The US has an aging population that is forecast to drive Medicare costs higher in the years ahead: much higher.
Each year, the Medicare Trustees forecast total Medicare costs for both 10-year and 75-year periods. They prepare low, intermediate and high cases that take into account the expected number of beneficiaries, life expectancy, the growth rate of medical expenses, the growth of the underling labor market and many other factors that drive Medicare costs.
Based on the evidence today, the Medicare Trustees believe that two key factors will drive Medicare expenses higher on an accelerated basis in the years ahead.
First, given the Baby Boom, they expect the number of Medicare beneficiaries to grow faster than both GDP and the workforce paying Medicare payroll tax. This is also driving Social Security payments. Second, they expect advancing medical technology to expand both the scope and number of health care services provided, thereby adding new costs to the system.
The table below summarizes the findings of the Medicare Trustees with respect to their 10-year intermediate case forecast.
Remember that “Public Revenues” are the dedicated recurring revenues that support these programs, including payroll taxes, tax on Social Security benefits and insurance premiums. “Government Payments” are the funds provided annually by the general fund of the US government.
Medicare Costs: 10-Year Forecast ($ billions)
|Part A (Hospital)||Part B (Outpatient)||Part D (Drug)||Total|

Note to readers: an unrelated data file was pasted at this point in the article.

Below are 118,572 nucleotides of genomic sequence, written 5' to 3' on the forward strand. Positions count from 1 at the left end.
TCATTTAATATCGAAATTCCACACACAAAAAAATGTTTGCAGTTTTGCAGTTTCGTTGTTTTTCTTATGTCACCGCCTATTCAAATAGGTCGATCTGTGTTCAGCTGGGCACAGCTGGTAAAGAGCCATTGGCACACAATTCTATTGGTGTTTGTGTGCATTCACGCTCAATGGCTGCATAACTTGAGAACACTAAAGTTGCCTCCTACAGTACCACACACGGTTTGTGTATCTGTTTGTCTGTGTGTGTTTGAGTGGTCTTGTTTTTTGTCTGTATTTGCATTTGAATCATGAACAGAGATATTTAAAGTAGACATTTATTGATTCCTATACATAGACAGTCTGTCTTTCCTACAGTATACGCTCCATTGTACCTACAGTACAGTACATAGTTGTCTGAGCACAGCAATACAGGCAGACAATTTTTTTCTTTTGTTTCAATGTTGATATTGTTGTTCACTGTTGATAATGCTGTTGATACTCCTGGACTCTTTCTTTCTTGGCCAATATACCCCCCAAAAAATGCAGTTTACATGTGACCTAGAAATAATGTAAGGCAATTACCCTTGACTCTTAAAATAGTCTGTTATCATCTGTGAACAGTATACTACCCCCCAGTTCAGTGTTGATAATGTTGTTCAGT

Source: Medicare Trustees 2017 Annual Report Note: The portion of Government Payments supporting Medicare Parts B & C are assumed to be the same in 2026 as they were in 2016.
To summarize, Medicare expenses are forecast to increase to $1.36 trillion in 2026, largely as a result of the growing number of beneficiaries and secondarily as a result of rising health care costs. Dedicated Public Revenues grow, but at a slower rate than total expenses as the ratio of workers to beneficiaries decreases.
With respect to Medicare Part A hospital insurance, which like Social Security is funded by FICA payroll taxes, the HI Trust Fund is forecast to be fully depleted in 2029, at which point only 88% of benefits will be covered by dedicated tax revenues.
From a fiscal perspective, this forecast suggests that the US government will need to increase its annual budget for Medicare by $395.3 billion by 2026, to $727.7 billion.
The next article will discuss the very real fiscal challenges the country faces with respect to both Social Security and Medicare.